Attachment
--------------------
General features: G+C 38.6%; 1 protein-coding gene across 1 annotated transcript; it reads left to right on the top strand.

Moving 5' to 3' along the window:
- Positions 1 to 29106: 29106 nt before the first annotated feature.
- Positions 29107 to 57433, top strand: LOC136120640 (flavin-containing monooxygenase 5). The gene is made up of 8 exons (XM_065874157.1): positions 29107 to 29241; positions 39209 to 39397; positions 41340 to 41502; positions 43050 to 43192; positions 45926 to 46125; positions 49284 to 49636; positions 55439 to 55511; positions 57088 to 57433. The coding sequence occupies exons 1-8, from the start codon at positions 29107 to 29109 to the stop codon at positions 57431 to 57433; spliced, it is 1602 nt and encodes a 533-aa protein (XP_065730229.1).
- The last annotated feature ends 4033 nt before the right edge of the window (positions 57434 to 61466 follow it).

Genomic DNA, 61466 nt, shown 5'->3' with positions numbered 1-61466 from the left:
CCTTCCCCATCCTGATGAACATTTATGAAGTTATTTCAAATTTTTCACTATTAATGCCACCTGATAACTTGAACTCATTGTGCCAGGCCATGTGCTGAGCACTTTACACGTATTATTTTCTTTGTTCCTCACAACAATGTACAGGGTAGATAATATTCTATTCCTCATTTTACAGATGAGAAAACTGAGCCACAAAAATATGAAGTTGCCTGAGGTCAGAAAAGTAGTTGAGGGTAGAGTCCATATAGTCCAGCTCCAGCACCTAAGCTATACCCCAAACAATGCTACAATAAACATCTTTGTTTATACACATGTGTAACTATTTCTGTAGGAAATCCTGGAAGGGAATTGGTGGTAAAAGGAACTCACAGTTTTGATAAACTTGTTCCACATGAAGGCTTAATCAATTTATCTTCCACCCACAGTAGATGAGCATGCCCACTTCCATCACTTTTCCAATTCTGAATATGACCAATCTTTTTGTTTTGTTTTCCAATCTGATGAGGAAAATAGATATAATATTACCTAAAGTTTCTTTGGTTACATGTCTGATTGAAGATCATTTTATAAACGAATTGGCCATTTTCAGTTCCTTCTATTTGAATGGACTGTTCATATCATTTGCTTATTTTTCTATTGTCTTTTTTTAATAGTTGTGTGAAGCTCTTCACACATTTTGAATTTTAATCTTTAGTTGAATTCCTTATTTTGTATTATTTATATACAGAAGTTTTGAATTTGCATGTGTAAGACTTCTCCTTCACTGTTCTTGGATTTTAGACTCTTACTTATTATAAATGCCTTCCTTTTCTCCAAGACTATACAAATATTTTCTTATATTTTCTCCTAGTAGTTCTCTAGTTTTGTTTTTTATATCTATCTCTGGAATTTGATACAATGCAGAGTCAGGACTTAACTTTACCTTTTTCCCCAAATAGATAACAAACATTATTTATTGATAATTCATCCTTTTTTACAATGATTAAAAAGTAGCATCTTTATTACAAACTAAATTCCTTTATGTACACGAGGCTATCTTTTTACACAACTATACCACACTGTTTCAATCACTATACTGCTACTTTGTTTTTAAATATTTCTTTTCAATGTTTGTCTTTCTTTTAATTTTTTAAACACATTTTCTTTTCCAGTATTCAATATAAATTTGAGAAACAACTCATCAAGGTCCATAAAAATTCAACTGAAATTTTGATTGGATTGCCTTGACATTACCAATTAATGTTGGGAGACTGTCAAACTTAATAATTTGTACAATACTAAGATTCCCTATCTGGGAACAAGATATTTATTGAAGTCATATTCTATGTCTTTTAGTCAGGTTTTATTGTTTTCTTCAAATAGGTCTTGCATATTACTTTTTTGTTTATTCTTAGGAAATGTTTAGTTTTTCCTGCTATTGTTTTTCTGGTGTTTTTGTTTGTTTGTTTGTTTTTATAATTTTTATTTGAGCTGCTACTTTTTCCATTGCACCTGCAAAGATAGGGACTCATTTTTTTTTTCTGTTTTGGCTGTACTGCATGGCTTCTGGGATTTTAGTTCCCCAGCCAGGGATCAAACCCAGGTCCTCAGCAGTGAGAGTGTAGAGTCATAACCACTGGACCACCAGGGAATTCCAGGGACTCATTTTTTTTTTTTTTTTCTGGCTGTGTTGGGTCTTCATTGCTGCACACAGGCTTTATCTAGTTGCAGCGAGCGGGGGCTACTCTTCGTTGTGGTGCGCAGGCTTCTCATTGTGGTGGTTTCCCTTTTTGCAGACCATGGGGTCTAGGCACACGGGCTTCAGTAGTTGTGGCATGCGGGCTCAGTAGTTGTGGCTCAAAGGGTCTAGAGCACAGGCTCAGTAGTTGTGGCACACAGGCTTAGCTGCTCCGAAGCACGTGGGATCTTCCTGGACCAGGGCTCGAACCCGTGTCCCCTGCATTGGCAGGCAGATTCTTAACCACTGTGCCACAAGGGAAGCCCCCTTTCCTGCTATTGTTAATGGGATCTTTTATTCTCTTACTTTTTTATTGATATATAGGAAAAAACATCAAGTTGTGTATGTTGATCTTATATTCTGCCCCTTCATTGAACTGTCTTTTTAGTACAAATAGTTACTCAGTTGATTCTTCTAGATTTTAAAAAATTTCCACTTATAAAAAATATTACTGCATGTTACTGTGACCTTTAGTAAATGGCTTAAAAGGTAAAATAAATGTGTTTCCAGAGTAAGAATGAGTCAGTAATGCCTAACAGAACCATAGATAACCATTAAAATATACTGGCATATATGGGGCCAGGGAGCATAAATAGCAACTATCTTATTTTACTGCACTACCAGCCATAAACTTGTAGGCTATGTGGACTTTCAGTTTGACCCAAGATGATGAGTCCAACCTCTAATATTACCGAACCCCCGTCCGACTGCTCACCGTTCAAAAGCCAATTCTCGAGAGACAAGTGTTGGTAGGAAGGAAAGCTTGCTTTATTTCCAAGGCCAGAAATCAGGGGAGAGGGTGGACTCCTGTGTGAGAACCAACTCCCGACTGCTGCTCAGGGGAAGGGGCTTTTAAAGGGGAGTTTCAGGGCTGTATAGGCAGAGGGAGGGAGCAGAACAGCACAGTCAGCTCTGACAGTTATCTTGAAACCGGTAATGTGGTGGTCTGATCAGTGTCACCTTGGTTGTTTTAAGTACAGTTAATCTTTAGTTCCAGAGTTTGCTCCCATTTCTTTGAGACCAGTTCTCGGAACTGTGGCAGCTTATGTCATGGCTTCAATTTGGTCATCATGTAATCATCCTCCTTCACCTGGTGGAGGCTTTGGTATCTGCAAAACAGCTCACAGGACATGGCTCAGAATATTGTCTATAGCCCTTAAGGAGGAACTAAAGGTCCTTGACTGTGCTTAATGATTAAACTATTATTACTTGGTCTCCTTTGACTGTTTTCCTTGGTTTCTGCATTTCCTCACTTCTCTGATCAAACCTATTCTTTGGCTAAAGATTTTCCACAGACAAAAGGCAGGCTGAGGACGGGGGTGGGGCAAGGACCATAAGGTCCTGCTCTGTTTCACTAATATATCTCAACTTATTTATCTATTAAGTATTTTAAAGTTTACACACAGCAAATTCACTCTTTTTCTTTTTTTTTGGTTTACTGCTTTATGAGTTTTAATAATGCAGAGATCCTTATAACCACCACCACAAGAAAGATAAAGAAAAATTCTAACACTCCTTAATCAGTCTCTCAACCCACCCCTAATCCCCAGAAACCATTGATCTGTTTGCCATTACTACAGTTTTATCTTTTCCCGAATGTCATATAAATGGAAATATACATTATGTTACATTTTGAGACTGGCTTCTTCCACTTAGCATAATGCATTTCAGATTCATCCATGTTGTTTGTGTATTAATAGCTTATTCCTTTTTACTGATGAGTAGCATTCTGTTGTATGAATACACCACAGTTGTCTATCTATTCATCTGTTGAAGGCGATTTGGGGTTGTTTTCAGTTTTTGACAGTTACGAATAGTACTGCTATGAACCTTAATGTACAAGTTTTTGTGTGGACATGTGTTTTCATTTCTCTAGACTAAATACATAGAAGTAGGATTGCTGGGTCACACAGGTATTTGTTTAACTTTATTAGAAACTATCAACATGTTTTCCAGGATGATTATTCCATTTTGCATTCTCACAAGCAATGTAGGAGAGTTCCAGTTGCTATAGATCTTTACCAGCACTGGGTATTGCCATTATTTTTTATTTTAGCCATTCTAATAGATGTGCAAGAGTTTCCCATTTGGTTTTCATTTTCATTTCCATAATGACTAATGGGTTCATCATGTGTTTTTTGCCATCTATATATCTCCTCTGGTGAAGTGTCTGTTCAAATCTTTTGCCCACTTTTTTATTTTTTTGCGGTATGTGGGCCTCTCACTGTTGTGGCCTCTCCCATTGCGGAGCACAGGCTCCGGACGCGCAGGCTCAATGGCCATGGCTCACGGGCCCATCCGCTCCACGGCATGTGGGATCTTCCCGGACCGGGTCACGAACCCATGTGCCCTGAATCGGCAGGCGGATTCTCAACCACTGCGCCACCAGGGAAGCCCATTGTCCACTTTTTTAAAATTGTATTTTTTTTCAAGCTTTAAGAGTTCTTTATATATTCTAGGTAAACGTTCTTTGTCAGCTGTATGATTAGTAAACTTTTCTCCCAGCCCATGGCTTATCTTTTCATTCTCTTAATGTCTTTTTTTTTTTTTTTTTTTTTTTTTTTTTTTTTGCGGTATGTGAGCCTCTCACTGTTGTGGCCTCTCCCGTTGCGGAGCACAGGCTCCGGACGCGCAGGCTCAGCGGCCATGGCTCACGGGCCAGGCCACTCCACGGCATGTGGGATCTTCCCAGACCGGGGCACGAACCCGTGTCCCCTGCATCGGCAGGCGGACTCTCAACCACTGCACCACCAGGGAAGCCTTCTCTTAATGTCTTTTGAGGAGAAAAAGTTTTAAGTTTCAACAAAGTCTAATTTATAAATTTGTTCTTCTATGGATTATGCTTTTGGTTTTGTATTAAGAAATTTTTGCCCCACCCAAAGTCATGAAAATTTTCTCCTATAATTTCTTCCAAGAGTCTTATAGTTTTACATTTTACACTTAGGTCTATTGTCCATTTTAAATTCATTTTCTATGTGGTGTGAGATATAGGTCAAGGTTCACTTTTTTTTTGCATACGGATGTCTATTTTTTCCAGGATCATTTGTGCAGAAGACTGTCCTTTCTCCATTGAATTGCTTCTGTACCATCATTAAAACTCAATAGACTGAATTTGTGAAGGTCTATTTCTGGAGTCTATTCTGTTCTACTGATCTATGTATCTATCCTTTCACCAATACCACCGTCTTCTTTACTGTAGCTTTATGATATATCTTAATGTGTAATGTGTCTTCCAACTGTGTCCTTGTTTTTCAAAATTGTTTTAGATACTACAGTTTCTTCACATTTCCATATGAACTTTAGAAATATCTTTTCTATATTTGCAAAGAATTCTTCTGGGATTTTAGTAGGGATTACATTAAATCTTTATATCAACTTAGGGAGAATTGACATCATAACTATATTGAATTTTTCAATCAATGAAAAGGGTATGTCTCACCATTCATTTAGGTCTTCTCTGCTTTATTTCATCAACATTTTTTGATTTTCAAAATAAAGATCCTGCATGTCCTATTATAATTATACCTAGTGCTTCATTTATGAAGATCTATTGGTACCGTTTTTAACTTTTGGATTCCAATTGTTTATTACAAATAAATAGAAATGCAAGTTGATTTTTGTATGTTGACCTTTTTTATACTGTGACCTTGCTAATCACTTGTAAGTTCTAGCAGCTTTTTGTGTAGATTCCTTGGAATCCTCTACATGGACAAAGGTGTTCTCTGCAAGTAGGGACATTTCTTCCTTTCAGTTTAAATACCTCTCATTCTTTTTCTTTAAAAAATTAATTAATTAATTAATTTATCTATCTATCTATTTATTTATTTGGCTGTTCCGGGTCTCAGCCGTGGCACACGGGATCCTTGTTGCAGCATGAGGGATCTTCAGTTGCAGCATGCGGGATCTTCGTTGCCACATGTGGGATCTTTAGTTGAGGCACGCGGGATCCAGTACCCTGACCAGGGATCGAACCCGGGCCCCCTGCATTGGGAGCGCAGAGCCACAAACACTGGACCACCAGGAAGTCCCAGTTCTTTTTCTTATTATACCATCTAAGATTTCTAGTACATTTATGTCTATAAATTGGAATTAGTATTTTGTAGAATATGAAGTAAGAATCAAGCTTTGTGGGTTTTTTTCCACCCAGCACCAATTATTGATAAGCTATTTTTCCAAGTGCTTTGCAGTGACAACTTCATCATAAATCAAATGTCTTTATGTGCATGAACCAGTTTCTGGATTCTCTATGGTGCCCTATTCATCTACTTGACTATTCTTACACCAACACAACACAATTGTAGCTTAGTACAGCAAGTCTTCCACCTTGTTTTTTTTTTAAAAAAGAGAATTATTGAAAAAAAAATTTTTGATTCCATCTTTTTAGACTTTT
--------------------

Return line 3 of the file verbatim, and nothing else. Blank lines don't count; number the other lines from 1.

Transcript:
- Positions 1 to 29106: 29106 nt before the first annotated feature.